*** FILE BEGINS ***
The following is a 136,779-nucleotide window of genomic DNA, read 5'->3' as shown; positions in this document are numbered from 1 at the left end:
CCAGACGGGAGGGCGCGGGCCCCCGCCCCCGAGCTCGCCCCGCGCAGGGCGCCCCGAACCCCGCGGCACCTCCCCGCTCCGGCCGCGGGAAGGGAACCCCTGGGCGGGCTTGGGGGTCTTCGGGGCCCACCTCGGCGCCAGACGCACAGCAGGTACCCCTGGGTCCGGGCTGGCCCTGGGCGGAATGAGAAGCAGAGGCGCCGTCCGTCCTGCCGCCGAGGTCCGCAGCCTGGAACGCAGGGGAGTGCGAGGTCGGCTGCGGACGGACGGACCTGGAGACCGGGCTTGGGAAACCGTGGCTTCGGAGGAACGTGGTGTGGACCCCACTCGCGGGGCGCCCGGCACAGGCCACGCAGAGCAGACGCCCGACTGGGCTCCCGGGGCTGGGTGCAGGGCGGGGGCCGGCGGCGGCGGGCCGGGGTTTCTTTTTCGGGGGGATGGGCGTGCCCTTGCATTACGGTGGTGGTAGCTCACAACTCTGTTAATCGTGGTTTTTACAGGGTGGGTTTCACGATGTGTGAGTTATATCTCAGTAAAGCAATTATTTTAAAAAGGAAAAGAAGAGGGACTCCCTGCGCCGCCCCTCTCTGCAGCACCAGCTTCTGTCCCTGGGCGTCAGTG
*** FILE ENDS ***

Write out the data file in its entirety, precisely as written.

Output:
The following is a 136,779-nucleotide window of genomic DNA, read 5'->3' as shown; positions in this document are numbered from 1 at the left end:
CCAGACGGGAGGGCGCGGGCCCCCGCCCCCGAGCTCGCCCCGCGCAGGGCGCCCCGAACCCCGCGGCACCTCCCCGCTCCGGCCGCGGGAAGGGAACCCCTGGGCGGGCTTGGGGGTCTTCGGGGCCCACCTCGGCGCCAGACGCACAGCAGGTACCCCTGGGTCCGGGCTGGCCCTGGGCGGAATGAGAAGCAGAGGCGCCGTCCGTCCTGCCGCCGAGGTCCGCAGCCTGGAACGCAGGGGAGTGCGAGGTCGGCTGCGGACGGACGGACCTGGAGACCGGGCTTGGGAAACCGTGGCTTCGGAGGAACGTGGTGTGGACCCCACTCGCGGGGCGCCCGGCACAGGCCACGCAGAGCAGACGCCCGACTGGGCTCCCGGGGCTGGGTGCAGGGCGGGGGCCGGCGGCGGCGGGCCGGGGTTTCTTTTTCGGGGGGATGGGCGTGCCCTTGCATTACGGTGGTGGTAGCTCACAACTCTGTTAATCGTGGTTTTTACAGGGTGGGTTTCACGATGTGTGAGTTATATCTCAGTAAAGCAATTATTTTAAAAAGGAAAAGAAGAGGGACTCCCTGCGCCGCCCCTCTCTGCAGCACCAGCTTCTGTCCCTGGGCGTCAGTG